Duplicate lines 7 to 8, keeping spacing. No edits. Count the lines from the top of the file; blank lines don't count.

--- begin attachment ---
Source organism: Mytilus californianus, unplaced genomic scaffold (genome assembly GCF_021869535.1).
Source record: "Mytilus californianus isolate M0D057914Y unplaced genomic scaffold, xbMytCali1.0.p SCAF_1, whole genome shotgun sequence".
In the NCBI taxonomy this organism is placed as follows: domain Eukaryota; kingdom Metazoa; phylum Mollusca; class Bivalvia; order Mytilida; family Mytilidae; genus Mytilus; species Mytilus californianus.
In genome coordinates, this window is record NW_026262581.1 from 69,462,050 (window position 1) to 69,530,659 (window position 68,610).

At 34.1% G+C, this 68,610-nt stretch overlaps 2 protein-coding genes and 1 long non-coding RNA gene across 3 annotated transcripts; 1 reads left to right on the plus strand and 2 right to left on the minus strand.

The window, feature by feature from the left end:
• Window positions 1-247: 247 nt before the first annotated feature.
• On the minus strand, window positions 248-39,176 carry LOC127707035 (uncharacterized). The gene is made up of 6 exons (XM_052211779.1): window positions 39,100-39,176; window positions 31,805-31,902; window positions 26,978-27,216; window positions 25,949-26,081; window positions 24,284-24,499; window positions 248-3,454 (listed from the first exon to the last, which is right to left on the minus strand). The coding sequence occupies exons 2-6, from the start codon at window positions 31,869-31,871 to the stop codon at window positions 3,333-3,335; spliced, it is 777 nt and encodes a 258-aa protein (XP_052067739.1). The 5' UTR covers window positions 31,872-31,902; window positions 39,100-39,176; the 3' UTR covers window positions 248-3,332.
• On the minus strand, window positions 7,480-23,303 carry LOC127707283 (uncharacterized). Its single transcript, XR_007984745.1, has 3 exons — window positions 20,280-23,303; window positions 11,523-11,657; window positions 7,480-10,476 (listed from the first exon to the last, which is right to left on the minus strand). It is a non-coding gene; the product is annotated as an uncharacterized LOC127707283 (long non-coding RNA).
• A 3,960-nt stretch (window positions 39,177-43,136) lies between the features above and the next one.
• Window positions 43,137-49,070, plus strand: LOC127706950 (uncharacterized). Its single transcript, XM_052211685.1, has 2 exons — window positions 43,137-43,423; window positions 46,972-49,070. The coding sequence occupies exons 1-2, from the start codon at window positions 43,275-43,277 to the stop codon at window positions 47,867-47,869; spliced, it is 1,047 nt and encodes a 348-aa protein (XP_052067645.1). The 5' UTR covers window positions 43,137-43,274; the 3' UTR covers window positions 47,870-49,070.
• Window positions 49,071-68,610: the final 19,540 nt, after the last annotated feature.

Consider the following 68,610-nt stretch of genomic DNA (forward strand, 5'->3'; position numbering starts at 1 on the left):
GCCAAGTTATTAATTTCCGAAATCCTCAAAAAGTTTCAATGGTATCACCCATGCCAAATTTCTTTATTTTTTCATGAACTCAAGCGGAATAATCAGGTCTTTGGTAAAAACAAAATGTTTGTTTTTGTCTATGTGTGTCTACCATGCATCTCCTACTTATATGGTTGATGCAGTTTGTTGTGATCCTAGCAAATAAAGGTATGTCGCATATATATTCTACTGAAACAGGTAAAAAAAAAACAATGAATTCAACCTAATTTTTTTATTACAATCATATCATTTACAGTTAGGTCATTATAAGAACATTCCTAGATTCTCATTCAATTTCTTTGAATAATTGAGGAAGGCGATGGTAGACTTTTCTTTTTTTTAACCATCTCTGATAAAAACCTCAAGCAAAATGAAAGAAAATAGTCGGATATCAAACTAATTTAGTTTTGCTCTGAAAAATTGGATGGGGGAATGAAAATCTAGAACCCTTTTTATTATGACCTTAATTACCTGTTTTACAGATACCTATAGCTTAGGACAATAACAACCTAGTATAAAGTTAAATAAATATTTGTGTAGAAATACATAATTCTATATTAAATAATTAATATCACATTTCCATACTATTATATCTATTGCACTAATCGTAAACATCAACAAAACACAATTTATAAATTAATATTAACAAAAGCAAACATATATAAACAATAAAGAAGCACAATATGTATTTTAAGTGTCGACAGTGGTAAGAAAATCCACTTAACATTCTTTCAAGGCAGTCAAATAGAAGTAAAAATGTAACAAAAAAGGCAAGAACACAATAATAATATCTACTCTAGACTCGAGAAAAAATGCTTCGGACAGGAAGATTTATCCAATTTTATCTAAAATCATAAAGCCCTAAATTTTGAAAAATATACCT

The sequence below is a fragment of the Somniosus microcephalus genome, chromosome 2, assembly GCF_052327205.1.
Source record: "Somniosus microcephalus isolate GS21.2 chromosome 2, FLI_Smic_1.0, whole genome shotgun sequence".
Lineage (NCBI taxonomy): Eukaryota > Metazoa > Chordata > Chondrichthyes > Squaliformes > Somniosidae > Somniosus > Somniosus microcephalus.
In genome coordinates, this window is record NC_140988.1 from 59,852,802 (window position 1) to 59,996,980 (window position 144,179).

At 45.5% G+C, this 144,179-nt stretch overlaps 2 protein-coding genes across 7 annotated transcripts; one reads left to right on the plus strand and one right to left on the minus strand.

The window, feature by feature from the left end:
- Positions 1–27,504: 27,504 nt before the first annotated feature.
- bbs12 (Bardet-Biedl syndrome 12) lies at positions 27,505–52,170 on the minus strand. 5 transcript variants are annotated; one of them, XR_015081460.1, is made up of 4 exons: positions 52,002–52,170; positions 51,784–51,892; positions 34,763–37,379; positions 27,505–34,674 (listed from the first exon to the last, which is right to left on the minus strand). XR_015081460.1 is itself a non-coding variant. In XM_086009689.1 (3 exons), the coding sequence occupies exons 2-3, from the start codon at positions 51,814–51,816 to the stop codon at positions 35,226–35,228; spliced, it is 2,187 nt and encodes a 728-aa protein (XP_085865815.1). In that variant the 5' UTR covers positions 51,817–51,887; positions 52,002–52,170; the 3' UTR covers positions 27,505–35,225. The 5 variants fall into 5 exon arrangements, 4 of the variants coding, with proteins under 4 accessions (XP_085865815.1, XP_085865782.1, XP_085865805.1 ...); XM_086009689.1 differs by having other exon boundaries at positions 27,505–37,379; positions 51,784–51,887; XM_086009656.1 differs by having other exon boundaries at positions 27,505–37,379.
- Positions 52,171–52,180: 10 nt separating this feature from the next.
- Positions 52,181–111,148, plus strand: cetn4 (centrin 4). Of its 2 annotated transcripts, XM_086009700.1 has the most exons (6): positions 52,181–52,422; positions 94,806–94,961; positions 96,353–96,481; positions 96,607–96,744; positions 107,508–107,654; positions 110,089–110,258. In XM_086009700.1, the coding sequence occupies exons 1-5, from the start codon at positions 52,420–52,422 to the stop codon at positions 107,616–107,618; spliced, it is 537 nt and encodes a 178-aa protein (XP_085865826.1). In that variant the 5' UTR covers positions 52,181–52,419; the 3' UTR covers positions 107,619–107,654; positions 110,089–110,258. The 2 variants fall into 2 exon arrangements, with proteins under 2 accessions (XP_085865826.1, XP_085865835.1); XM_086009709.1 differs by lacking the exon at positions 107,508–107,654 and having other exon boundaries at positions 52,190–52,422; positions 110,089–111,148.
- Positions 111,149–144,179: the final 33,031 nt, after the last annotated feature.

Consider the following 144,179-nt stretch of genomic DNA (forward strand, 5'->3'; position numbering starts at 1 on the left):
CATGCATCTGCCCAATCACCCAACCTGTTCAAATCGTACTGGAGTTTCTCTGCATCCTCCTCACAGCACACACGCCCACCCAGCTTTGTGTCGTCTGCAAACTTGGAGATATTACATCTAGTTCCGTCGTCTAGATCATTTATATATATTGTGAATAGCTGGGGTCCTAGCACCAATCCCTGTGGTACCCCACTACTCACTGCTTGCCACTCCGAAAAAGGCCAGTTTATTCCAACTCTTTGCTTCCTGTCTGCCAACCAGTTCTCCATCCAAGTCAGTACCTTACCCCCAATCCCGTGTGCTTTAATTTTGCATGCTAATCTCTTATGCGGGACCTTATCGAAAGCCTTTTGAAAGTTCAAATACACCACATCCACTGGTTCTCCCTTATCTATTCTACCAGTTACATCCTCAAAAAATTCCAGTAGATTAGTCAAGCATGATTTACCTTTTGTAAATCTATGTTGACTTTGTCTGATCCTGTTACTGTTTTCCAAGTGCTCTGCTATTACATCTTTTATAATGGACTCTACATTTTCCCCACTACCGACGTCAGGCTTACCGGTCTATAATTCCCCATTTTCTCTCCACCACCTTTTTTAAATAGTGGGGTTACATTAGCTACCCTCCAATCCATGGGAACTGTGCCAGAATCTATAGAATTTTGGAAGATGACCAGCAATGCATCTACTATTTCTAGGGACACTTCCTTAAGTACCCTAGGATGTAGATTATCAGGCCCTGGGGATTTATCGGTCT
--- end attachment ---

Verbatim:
• Window positions 1-247: 247 nt before the first annotated feature.
• On the minus strand, window positions 248-39,176 carry LOC127707035 (uncharacterized). The gene is made up of 6 exons (XM_052211779.1): window positions 39,100-39,176; window positions 31,805-31,902; window positions 26,978-27,216; window positions 25,949-26,081; window positions 24,284-24,499; window positions 248-3,454 (listed from the first exon to the last, which is right to left on the minus strand). The coding sequence occupies exons 2-6, from the start codon at window positions 31,869-31,871 to the stop codon at window positions 3,333-3,335; spliced, it is 777 nt and encodes a 258-aa protein (XP_052067739.1). The 5' UTR covers window positions 31,872-31,902; window positions 39,100-39,176; the 3' UTR covers window positions 248-3,332.